This leads me to challenge what we just take for granted—what is the purpose of schools. Most of use rarely think deeply about this question, and assume it is self evident—and that it is primarily “academic.”

But how about this thought experiment; What if we turned this on its head? What if we thought the primary responsibility of schools was to get a citizenry that has a strong social/emotional education? That our schools’ responsibility was to have graduates that had a strong sense of self-knowledge, that are good at managing their own emotions? Graduates that know how to be empathetic, that know how to effectively work with others, and be sensitive to others. Academics, P.E., the Arts, Nutrition, etc., might be seen as instrumental to living an emotionally and socially satisfying life and to contributing to the social and emotional health of the larger society. Just a thought.

If I Were in Charge Part 2

People sometimes ask me what I think needs to be done with the schools. This is really a two part question for me. One part is the policy side—what should or should or should not be required. The other part of the question is what are my ideas of what a good school and good teaching look like, which does not imply I believe in mandating those ideas even if I could. In my previous blog, I addressed the first part of the question. Now I will briefly tackle the second part.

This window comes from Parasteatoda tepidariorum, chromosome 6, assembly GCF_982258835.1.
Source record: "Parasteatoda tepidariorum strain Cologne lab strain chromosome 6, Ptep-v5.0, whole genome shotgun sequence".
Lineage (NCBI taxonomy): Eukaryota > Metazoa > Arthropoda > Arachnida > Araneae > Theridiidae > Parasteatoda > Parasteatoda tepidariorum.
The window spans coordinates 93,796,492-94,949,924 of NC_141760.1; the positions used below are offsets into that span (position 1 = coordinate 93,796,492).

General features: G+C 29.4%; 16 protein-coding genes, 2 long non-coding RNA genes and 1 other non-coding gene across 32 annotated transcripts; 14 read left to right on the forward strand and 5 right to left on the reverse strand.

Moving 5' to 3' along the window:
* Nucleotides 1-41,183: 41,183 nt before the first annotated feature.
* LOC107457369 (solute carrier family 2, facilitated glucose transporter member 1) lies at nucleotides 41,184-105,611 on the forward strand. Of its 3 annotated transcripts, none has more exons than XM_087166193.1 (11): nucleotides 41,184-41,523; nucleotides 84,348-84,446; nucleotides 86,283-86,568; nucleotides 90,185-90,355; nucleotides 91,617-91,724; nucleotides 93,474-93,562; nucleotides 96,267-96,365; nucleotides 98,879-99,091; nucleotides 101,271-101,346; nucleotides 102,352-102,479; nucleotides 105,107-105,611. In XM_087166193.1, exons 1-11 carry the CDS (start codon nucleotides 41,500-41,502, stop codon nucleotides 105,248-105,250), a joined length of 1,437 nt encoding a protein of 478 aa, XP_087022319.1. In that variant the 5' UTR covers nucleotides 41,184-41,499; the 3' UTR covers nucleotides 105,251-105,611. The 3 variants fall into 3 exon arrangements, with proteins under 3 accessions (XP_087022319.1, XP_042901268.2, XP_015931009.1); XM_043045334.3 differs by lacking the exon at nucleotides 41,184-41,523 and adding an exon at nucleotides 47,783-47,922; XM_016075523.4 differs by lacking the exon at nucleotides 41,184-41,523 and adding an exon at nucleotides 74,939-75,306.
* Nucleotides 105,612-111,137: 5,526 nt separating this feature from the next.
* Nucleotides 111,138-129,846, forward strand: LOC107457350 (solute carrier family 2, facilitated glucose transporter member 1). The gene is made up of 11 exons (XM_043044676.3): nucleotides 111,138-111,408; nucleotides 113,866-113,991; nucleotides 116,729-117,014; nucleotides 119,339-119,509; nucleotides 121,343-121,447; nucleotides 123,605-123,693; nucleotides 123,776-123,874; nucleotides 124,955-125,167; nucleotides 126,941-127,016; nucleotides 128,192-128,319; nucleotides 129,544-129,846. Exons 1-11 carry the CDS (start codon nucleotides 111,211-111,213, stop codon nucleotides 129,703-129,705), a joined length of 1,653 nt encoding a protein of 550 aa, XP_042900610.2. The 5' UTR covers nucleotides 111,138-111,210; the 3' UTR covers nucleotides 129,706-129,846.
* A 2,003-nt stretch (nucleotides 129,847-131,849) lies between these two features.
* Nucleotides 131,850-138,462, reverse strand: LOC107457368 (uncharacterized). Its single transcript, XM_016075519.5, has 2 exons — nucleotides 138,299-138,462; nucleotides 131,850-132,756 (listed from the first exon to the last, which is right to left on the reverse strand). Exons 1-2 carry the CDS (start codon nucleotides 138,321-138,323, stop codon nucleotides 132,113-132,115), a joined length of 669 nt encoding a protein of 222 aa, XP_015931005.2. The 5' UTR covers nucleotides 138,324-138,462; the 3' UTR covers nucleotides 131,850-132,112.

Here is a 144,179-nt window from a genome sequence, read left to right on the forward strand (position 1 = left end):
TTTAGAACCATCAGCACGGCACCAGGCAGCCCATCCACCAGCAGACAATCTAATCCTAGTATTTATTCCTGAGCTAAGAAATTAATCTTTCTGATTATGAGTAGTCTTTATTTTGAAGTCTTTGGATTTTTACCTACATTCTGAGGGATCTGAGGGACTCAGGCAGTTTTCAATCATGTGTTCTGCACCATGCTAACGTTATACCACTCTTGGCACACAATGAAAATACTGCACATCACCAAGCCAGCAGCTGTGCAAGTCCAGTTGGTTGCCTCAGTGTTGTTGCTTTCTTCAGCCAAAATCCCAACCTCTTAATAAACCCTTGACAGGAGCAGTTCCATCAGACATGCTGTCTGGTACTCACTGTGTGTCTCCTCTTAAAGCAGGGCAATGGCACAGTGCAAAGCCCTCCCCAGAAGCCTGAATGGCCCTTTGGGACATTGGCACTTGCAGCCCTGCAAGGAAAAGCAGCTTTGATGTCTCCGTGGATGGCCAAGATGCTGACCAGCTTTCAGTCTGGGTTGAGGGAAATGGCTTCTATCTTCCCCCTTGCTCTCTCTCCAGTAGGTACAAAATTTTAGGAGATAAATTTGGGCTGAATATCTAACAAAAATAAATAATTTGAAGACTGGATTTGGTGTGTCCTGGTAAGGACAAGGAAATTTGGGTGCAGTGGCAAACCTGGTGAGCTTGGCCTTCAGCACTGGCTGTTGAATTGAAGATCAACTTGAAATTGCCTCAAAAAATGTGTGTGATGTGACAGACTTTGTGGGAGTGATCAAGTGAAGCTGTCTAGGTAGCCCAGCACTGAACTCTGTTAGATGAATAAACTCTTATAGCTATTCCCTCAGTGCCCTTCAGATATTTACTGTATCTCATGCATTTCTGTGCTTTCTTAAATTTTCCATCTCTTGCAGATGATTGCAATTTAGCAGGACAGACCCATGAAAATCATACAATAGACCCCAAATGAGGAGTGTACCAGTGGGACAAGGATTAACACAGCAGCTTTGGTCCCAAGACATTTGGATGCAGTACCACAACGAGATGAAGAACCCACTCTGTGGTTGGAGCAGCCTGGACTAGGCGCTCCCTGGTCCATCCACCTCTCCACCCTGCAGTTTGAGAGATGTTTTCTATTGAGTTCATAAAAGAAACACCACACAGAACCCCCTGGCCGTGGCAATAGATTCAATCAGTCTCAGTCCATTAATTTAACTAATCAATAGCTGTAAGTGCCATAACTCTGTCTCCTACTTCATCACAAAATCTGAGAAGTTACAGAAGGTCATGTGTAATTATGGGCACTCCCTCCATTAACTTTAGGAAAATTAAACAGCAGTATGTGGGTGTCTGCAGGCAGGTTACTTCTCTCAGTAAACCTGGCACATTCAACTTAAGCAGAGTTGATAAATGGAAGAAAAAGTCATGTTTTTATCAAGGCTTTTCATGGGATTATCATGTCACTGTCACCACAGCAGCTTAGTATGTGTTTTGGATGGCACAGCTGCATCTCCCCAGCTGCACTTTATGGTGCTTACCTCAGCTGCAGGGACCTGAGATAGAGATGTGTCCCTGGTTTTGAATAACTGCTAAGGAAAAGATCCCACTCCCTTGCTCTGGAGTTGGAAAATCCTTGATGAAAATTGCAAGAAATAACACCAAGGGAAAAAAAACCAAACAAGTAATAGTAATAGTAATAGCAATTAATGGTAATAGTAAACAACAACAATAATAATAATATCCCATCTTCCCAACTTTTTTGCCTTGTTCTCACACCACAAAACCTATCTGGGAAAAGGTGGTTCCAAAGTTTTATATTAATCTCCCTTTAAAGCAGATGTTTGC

A good test of schooling is whether one would send one’s own children there. Those who have read my other blogs entries know I favor progressive/constructivist pedagogy. That means that students have to be engaged in activities that matter to them in order to learn. The more those activities are connected authentically to the kinds of activities one engages in outside of school, the more likely what they learn can and will be used beyond school. There is both the need for students to be able follow their own personal interests and abilities, and expanding those interests.